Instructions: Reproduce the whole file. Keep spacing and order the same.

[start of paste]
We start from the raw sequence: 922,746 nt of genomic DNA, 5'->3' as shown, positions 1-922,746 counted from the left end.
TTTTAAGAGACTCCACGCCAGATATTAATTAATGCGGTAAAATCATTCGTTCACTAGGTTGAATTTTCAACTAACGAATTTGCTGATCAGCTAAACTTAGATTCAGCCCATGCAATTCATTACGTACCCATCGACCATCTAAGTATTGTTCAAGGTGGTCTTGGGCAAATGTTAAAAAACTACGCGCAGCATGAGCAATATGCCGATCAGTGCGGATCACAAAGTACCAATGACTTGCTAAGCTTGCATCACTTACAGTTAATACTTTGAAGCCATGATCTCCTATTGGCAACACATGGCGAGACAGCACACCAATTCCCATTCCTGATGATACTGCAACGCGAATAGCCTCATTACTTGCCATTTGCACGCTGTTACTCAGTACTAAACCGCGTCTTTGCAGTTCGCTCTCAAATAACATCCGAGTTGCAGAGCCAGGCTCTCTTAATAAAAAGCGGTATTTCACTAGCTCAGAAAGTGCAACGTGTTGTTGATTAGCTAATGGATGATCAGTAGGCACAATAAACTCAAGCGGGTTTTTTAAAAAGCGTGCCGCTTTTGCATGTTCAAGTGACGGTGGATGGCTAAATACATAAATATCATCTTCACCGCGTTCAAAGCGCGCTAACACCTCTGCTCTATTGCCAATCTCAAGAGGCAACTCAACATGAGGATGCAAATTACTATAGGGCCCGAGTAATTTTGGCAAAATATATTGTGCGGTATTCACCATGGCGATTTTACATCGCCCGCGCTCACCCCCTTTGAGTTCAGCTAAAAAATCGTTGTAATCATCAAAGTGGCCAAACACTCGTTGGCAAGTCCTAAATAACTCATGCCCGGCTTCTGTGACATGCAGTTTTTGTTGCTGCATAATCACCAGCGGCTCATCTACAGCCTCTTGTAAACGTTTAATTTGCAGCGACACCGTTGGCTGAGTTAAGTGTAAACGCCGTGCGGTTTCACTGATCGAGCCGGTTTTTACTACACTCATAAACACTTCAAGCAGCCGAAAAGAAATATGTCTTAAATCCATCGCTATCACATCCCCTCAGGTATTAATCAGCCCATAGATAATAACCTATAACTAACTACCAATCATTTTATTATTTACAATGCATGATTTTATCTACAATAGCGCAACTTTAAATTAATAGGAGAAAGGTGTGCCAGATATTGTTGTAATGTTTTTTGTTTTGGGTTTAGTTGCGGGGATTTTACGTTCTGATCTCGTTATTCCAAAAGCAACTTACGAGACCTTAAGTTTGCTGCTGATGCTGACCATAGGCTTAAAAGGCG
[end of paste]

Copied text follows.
We start from the raw sequence: 922,746 nt of genomic DNA, 5'->3' as shown, positions 1-922,746 counted from the left end.
TTTTAAGAGACTCCACGCCAGATATTAATTAATGCGGTAAAATCATTCGTTCACTAGGTTGAATTTTCAACTAACGAATTTGCTGATCAGCTAAACTTAGATTCAGCCCATGCAATTCATTACGTACCCATCGACCATCTAAGTATTGTTCAAGGTGGTCTTGGGCAAATGTTAAAAAACTACGCGCAGCATGAGCAATATGCCGATCAGTGCGGATCACAAAGTACCAATGACTTGCTAAGCTTGCATCACTTACAGTTAATACTTTGAAGCCATGATCTCCTATTGGCAACACATGGCGAGACAGCACACCAATTCCCATTCCTGATGATACTGCAACGCGAATAGCCTCATTACTTGCCATTTGCACGCTGTTACTCAGTACTAAACCGCGTCTTTGCAGTTCGCTCTCAAATAACATCCGAGTTGCAGAGCCAGGCTCTCTTAATAAAAAGCGGTATTTCACTAGCTCAGAAAGTGCAACGTGTTGTTGATTAGCTAATGGATGATCAGTAGGCACAATAAACTCAAGCGGGTTTTTTAAAAAGCGTGCCGCTTTTGCATGTTCAAGTGACGGTGGATGGCTAAATACATAAATATCATCTTCACCGCGTTCAAAGCGCGCTAACACCTCTGCTCTATTGCCAATCTCAAGAGGCAACTCAACATGAGGATGCAAATTACTATAGGGCCCGAGTAATTTTGGCAAAATATATTGTGCGGTATTCACCATGGCGATTTTACATCGCCCGCGCTCACCCCCTTTGAGTTCAGCTAAAAAATCGTTGTAATCATCAAAGTGGCCAAACACTCGTTGGCAAGTCCTAAATAACTCATGCCCGGCTTCTGTGACATGCAGTTTTTGTTGCTGCATAATCACCAGCGGCTCATCTACAGCCTCTTGTAAACGTTTAATTTGCAGCGACACCGTTGGCTGAGTTAAGTGTAAACGCCGTGCGGTTTCACTGATCGAGCCGGTTTTTACTACACTCATAAACACTTCAAGCAGCCGAAAAGAAATATGTCTTAAATCCATCGCTATCACATCCCCTCAGGTATTAATCAGCCCATAGATAATAACCTATAACTAACTACCAATCATTTTATTATTTACAATGCATGATTTTATCTACAATAGCGCAACTTTAAATTAATAGGAGAAAGGTGTGCCAGATATTGTTGTAATGTTTTTTGTTTTGGGTTTAGTTGCGGGGATTTTACGTTCTGATCTCGTTATTCCAAAAGCAACTTACGAGACCTTAAGTTTGCTGCTGATGCTGACCATAGGCTTAAAAGGCG